'Visa for workers': Spain's new border policy angers Moroccan cross-border workers
After two years of biding, Moroccan cross-border workers in Ceuta and Melilla are dismayed over Spain's new selective policy that may deprive many of job opportunities in the enclaves.
“As of Tuesday, May 31, legally recognised cross-border workers will be able to enter Spanish territory through these same steps, as well as those who, due to the expiration of the card that accredits them as such, have obtained a specific visa for Ceuta and Melilla,” Spain's Ministry of Interior announced last week.
Laying along the boundary between the Mediterranean Sea and the Atlantic Ocean, Ceuta and Melilla are two Spain-controlled enclaves that represented, for decades, a gate to job opportunities for thousands of Moroccans.
The frontiers of the two cities were first shut in the spring of 2020 because of the coronavirus pandemic and stayed closed during the Spanish-Moroccan diplomatic crisis.
However, after reconciliation between Rabat and Madrid, the borders opened exclusively for European passport holders in the first hours of Tuesday. They are set to open for workers at the end of May.
The newly announced conditions threaten to exacerbate a crisis facing of thousands of Moroccan cross-border workers.
Saida, a Moroccan cross-border worker in Ceuta for more than seven years, said many of her colleagues have lived on money made through selling their furniture in the past two years, in a bid to survive their financial plight. "Some people could not afford food for their families during the crisis [borders' closure]," she said.
“We were trapped in Morocco after the closure of borders. Therefore we were not able to renew our work permits. And now they are asking us for visas. This whole procedure does not consider our situation or respect our rights as workers,” Saida added in her statement to The New Arab.
Before the pandemic, Moroccan cross-border workers used to access the Spain-controlled cities by “pasos fronterizos”, which guaranteed them legal work in the enclaves, with the condition to return to Morocco at the end of the workday.
Due to the new conditions, some 8000 Moroccan cross-border workers with invalid work permits will not be able to go back to their jobs, according to the Moroccan Union of Workers (UMT).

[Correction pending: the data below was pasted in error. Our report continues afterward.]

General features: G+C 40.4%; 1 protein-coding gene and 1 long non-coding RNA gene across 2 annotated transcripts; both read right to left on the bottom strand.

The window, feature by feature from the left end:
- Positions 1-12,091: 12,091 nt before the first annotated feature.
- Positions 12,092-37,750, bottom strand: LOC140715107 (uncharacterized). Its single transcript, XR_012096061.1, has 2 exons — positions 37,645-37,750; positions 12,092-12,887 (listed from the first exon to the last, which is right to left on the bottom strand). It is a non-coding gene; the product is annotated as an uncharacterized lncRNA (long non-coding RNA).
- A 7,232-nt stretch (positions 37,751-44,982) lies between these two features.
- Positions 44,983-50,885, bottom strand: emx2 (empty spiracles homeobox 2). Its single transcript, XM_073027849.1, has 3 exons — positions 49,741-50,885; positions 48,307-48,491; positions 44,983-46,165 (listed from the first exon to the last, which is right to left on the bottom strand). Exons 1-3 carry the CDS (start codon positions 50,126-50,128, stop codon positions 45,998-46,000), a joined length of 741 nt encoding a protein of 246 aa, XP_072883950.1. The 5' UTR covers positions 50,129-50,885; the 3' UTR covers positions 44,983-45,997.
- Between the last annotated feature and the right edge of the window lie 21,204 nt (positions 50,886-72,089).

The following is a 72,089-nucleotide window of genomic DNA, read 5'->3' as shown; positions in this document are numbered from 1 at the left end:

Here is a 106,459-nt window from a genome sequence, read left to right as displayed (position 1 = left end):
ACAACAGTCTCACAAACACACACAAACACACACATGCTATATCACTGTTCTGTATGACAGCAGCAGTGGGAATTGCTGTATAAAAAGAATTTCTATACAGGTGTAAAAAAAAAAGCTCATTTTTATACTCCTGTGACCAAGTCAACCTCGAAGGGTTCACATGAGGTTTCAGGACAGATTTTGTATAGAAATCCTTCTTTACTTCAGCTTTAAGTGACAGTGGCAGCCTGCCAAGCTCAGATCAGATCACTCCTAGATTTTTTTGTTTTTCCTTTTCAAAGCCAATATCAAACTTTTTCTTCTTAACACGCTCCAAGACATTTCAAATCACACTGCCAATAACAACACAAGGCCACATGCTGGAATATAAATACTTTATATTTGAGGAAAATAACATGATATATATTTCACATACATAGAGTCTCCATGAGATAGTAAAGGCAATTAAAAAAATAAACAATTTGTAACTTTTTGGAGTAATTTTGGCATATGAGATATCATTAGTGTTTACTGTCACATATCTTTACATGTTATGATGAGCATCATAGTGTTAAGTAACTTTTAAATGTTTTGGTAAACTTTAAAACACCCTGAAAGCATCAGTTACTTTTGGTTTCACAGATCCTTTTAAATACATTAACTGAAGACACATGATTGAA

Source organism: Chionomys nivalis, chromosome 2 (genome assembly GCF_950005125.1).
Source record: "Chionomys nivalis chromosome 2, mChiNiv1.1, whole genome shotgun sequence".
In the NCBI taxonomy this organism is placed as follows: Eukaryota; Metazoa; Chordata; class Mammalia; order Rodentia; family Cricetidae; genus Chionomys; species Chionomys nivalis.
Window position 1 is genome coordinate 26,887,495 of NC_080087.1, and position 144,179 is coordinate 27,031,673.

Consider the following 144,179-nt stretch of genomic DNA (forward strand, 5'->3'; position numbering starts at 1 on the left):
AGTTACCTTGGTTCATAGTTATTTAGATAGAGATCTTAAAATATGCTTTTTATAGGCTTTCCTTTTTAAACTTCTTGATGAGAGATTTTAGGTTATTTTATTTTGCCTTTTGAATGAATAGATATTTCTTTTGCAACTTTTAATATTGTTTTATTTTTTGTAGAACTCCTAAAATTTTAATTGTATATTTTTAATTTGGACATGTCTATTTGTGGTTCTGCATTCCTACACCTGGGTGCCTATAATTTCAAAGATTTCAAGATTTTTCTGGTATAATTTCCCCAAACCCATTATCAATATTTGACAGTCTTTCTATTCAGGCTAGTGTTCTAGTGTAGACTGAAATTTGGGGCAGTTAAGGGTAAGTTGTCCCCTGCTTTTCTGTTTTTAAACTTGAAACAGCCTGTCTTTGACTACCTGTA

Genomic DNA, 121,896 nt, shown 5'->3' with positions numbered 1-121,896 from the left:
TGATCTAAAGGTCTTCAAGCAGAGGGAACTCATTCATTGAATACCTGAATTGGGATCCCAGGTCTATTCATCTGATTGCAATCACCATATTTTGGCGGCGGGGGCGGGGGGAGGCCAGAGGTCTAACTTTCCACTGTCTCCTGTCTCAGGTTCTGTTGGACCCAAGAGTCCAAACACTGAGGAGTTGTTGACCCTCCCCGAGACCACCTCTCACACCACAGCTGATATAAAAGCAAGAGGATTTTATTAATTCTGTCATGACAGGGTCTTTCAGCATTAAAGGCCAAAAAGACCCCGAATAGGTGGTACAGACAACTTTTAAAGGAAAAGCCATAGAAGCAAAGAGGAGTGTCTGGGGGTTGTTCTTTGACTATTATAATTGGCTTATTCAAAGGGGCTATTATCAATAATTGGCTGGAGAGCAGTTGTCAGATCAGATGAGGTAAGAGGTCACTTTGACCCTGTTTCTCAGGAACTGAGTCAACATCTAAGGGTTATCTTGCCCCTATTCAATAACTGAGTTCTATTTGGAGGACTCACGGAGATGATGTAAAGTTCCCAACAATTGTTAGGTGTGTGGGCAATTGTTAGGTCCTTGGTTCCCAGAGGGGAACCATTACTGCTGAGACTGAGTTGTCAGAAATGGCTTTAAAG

On Sunday, UMT, The largest union in the Moroccan kingdom, held an urgent meeting with thousands of cross-border workers in reaction to the newly announced rules.
The union, which voiced its opposition to the so-called “visa for workers,” called on the Spanish government to allow the access of cross-border workers with invalid work permits to renew their documentation.
“They [Moroccan cross-border workers] should be given a period ranging between one and two months of access to the enclaves to be able to renew their papers,” said Chakib Marouan, a spokesperson of Moroccan cross-border workers in Ceuta, during Sunday's meeting
Some Moroccan cross-border workers said they have sought to get "the workers' visa" Madrid’s interior ministry has announced. To their surprise, they have been told that there's no such thing.
"I went to the consulate to ask about the procedure to get the special visa for workers. They told me there is no visa for cross-border workers. So, we do not know now what visa the ministry was talking about,” Ali, a Moroccan worker, told The New Arab.
The union blamed the ambiguity of the new rules on the Moroccan government’s lack of interest and communication regarding this issue.
“The Moroccan government and authorities are required to communicate with representatives of the cross-border workers, especially in light of the uncertainty and rumours that have become circulated in the arena regarding the adoption of 'visa', and other news and information,” said Abdelhay El Amrani, a member of the Moroccan Union of Labor, during the meeting.
The Moroccan government has not officially reacted to Spain's newly announced conditions for cross-border workers' access to the enclaves.
Meanwhile, the union said it would hold peaceful protests within Morocco's borders if Spain goes ahead with applying the new access rules.
“Let's go to the borders, if they do not let us, we are going to do something,” announced the spokesperson of UMT in Sunday's meeting.